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Lawskills.com Georgia Caselaw
DARDEN et al. v. McMILLIAN et al.
36191.
Action for damages. Before Judge Foster. Polk Superior Court. February 2, 1956.
TOWNSEND, J.
1. Where, as here, a petition alleged that the defendant Walter McMillian did "make a written conveyance purporting to convey to defendant Hester Bennett all marketable saw timber on the land lot" (No. 274 of the 20th District and 3rd Section of Polk County, Georgia), and that "said Walter McMillian knew at the time he made said instrument of conveyance that said lands did not belong to him, and he knew further that said Bennett purchased the saw timber on said lands for the purpose of entering thereon and cutting the timber located thereon," and further alleged that the codefendant Bennett did thereafter entei on the lands and cut some of the timber, the petition set out a cause of action against McMillian as well as Bennett on the theory that they are joint trespassers. "One who procures or assists in the commission of a trespass, or does an act which ordinarily and naturally induces its commission, is liable therefor as the actual perpetrator." Burns v. Horkan, 126 Ga. 161 (3) (54 S. E. 946). "One who makes a written instrument purporting to convey to another sawmill rights in certain timber on lands of a third person may be sued as a joint trespasser with the person taking the conveyance who enters upon the land under the writing and cuts the sawmill timber thereon. Burch v. King, 14 Ga. App. 153 (80 S. E. 664); Zugar v. Scarbrough, 186 Ga. 310, 320 (197 S. E. 854)." Pickron v. Ganett, 73 Ga. App. 61, 63 (35 S. E. 2d 540). Accordingly, a petition brought by named plaintiffs alleging themselves to be the true owners of the land lot in question, and that the defendant McMillian sold the land to another, knowing it was not his to sell, and knowing that the purchaser intended to cut timber therefrom, was not subject to general demurrer on the ground that it fails to set forth a cause of action.
2. Where the petition further alleged that McMillian, a resident of Polk County where the action was brought, sold the land in question to the co-defendant Bennett; that Bennett cut timber therefrom; that thereafter the plaintiffs obtained an injunction against Bennett to enjoin him from cutting further timber, that, while the injunction was of force and effect, Bennett again entered the land in violation of the order of court as the suit pending against him in his county of Carroll; that the present action is for the value of timber cut on this second occasion (which appears not to have been included in the first action already pending and which resulted, prior to the filing of the petition in this case, in a judgment for the plaintiffs), and that, because of these facts, punitive damages are sought under the provisions of Code 105-2002 "from the defendants, jointly and severally, as exemplary or punitive damages because of the aggravated nature of the trespass and to deter a repetition of flagrant and unconscionable violation of law of this State and the wilful violation of lawful orders of this court as alleged" -- such allegation does not charge the defendant McMillian with any wilful misconduct such as would authorize punitive damages, it not appearing that this defendant had any control over the codefendant Bennett or the property or in any way induced, joined in, or procured the violation by Bennett of the injunction order. Nevertheless, as to the actual loss in market value of the premises due to the cutting of timber, either before or after the grant of the injunction, McMillian might be held liable under the above-cited cases on the theory that the maker of the instrument is "liable in trespass with the actual perpetrator, upon the theory that the maker has put in motion the thing which subsequently induced the party to commit the trespass." Burch v. King, 14 Ga. App. 153, 156 (80 S. E. 664).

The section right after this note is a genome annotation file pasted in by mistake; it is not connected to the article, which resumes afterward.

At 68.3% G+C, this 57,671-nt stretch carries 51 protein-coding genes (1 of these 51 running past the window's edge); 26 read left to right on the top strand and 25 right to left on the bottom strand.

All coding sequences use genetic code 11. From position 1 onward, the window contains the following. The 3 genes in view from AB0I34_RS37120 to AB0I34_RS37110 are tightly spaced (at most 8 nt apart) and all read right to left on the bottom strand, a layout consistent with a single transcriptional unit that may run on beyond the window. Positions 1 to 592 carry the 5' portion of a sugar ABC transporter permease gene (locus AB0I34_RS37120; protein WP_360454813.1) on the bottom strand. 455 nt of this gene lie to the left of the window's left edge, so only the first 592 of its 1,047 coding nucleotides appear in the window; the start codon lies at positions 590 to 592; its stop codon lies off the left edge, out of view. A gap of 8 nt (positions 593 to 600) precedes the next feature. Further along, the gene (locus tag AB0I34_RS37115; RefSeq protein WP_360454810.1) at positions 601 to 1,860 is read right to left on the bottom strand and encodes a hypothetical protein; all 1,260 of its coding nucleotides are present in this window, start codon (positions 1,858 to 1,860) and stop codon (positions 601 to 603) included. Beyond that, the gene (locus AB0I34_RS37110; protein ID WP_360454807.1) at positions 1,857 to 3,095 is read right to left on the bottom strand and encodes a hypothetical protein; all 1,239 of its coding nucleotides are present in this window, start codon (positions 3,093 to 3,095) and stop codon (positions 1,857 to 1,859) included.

But it is not necessary, in cases such as this, that the joint defendants would necessarily be liable for an identical amount of damages (in which connection see Pickon v. Garrett, supra, at page 67). "It is well settled that a petition which states a cause of action for any substantial relief should not be dismissed on general demurrer. Greene v. Kelly, 193 Ga. 675 (19 S. E. 2d 718); Reardon v. Bland, 206 Ga. 633 (58 S. E. 2d 377)." Roughton v. Thiele Kaolin Co., 209 Ga. 577, 579 (74 S. E. 2d 844).
3. Since the trial court erred in sustaining the general demurrer of the resident defendant, McMillian, it was also error to dismiss the nonresident defendant, Bennett, on motion, the sole ground of which was that the court had no jurisdiction over his person.
D. R. Howe, Harold L. Murphy, contra.
Marson G. Dunaway, Jr., for plaintiff in error.
DECIDED MAY 16, 1956.
Saturday May 23 02:20 EDT


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